http://hdl.handle.net/2117/100372
Fourth order phase-field model for local max-ent approximants applied to crack propagation
Amiri, Fatemeh; Millán, Daniel; Arroyo Balaguer, Marino; Silani, Mohammad; Rabczuk, Timon
We apply a fourth order phase-field model for fracture based on local maximum entropy (LME) approximants. The higher order continuity of the meshfree LME approximants allows to directly solve the fourth order phase-field equations without splitting the fourth order differential equation into two second order differential equations. We will first show that the crack surface can be captured more accurately in the fourth order model. Furthermore, less nodes are needed for the fourth order model to resolve the crack path. Finally, we demonstrate the performance of the proposed meshfree fourth order phase-field formulation for 5 representative numerical examples. Computational results will be compared to analytical solutions within linear elastic fracture mechanics and experimental data for three-dimensional crack propagation.
2017-01-31T11:50:05ZAmiri, FatemehMillán, DanielArroyo Balaguer, MarinoSilani, MohammadRabczuk, TimonWe apply a fourth order phase-field model for fracture based on local maximum entropy (LME) approximants. The higher order continuity of the meshfree LME approximants allows to directly solve the fourth order phase-field equations without splitting the fourth order differential equation into two second order differential equations. We will first show that the crack surface can be captured more accurately in the fourth order model. Furthermore, less nodes are needed for the fourth order model to resolve the crack path. Finally, we demonstrate the performance of the proposed meshfree fourth order phase-field formulation for 5 representative numerical examples. Computational results will be compared to analytical solutions within linear elastic fracture mechanics and experimental data for three-dimensional crack propagation.A 3D CFD numerical study of the bubble generation process into a bubble Tjunction generator and its comparison with experimental data: Part II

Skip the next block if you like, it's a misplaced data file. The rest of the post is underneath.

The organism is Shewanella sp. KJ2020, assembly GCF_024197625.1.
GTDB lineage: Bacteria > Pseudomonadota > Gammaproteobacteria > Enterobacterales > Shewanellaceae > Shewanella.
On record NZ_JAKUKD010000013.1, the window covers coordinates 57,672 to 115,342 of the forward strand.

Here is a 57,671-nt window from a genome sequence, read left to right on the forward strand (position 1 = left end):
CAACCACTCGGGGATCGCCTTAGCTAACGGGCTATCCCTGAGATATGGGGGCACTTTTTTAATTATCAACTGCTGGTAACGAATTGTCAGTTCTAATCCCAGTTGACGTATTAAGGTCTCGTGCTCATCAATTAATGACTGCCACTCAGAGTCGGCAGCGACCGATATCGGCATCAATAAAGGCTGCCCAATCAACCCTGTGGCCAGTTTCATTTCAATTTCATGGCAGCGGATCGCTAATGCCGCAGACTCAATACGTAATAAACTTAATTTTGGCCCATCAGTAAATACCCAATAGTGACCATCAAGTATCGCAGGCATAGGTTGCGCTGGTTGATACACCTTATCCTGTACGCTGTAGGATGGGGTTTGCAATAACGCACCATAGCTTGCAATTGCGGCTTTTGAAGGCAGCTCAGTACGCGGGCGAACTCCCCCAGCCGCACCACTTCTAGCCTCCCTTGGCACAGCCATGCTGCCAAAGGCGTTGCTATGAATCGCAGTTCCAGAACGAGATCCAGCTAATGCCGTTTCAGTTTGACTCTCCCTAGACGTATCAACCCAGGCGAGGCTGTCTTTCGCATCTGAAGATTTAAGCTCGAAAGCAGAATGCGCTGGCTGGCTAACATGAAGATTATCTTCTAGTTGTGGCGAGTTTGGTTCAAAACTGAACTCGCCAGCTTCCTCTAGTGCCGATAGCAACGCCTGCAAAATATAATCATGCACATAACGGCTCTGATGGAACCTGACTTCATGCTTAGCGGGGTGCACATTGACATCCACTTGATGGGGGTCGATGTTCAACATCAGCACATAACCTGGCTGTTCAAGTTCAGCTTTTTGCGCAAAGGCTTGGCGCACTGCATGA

http://hdl.handle.net/2117/100325
A 3D CFD numerical study of the bubble generation process into a bubble Tjunction generator and its comparison with experimental data: Part II
Arias Calderón, Santiago; Villardi de Montlaur, Adeline de
This work is a continuation of the 3D numerical study of the bubble generation process into a T-junction bubble generator (1 mm of internal diameter) obtained with the commercial Computational Fluid Dynamics
solver ANSYS Fluent v15.0.7 and presented in Part I. A complementary comparison with experimental data reproducing the same conditions is provided here.
The second part of this study focuses on the analysis of the geometry of the continuous and disperse phases in the bubble and slug flow regimes in air-water mixtures. The bubble size dispersion is very low in the considered flow patterns both in experiments and simulations. The concept of unit cell is used to identify three characteristic lengths of the two-phase flow, namely, the unit cell length, the liquid slug length and the
bubble length. The relationship between these lengths and the bubble generation frequency, the gas mean velocity, the gas and liquid superficial velocities and volume average void fraction is analyzed. Numerical
simulations provide values in accordance with the experimental ones, but always quantitatively smaller.
2017-01-30T16:03:36ZArias Calderón, SantiagoVillardi de Montlaur, Adeline deThis work is a continuation of the 3D numerical study of the bubble generation process into a T-junction bubble generator (1 mm of internal diameter) obtained with the commercial Computational Fluid Dynamics
solver ANSYS Fluent v15.0.7 and presented in Part I. A complementary comparison with experimental data reproducing the same conditions is provided here.
The second part of this study focuses on the analysis of the geometry of the continuous and disperse phases in the bubble and slug flow regimes in air-water mixtures. The bubble size dispersion is very low in the considered flow patterns both in experiments and simulations. The concept of unit cell is used to identify three characteristic lengths of the two-phase flow, namely, the unit cell length, the liquid slug length and the
bubble length. The relationship between these lengths and the bubble generation frequency, the gas mean velocity, the gas and liquid superficial velocities and volume average void fraction is analyzed. Numerical
simulations provide values in accordance with the experimental ones, but always quantitatively smaller.A 3D CFD numerical study of the bubble generation process into a bubble Tjunction generator and its comparison with experimental data: Part I